Supreme Court Oks Fee Enhancement, But Questions Remain

Last week the U.S. Supreme Court in Perdue v Kenny A. (U.S. Sup Ct, Apr. 21, 2010, No. 08-970) 2010 US Lexis 3481 ruled that attorney fees awarded under federal fee-shifting statutes may exceed the “lodestar” amount, i.e., the number of hours worked multiplied by the prevailing hourly rates. But such enhancements are only permissible under rare circumstances, which include superior performance by the attorneys. This is clearly an important ruling, but there are a couple of aspects to the case that haven’t received much notice, yet.

In Perdue, a 5-4 decision, the majority held that a $4.5 million fee enhancement for attorneys who brought and won a class action challenging Georgia’s foster care system was permissible, but reversed and remanded because enhancements need to be properly justified, which the majority found that the district court failed to do. The dissenting justices would have approved the enhancement without second-guessing the district court.

As part of the basis for the enhancement, the district court relied on its finding that respondents’ attorneys had exhibited “a higher degree of skill, commitment, dedication, and professionalism . . . than the Court has seen displayed by the attorneys in any other case during its 27 years on the bench.”  The majority rejected the methodology of relying on a comparison of the performance of counsel in this case with the performance of counsel in unnamed prior cases. That begs the question: How can a court judge the quality of attorney performance without comparing it to other attorneys’ performances?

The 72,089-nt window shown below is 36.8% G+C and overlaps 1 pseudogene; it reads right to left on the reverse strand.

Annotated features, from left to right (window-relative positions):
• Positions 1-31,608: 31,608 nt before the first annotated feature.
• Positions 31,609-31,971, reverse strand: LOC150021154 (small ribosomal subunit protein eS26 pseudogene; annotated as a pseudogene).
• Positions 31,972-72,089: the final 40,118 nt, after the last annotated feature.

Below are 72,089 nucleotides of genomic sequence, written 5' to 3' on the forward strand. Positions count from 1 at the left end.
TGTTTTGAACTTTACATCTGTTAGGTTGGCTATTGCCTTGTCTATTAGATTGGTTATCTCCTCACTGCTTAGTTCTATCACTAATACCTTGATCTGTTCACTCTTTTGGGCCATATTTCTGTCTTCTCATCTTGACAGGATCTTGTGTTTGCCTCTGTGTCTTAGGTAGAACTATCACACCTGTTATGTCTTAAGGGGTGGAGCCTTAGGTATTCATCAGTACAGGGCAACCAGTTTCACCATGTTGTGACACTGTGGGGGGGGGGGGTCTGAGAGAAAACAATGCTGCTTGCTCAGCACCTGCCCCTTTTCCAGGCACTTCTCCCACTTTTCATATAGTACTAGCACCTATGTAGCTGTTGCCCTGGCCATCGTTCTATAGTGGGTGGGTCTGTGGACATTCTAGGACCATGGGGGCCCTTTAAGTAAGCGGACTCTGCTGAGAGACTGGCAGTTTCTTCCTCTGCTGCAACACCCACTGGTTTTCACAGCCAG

Also interesting is that the Court recognized the effect on one side of long-term litigious conduct by the opposing side that prolongs the case. The Court held that an enhancement may be appropriate if the attorney’s performance includes “an extraordinary outlay of expenses and the litigation is exceptionally protracted.” Does this mean that the effect of delaying litigation alone is compensable?

The Supreme Court has acknowledged its approval of enhancements, but left some aspects unclear. What do you think about this decision and its effects?

For more on fee-shifting statutes, see the new edition of  California Attorney Fee Awards, chapter 3.

© The Regents of the University of California, 2010. Unauthorized use and/or duplication of this material without express and written permission from this blog’s author and/or owner is strictly prohibited.

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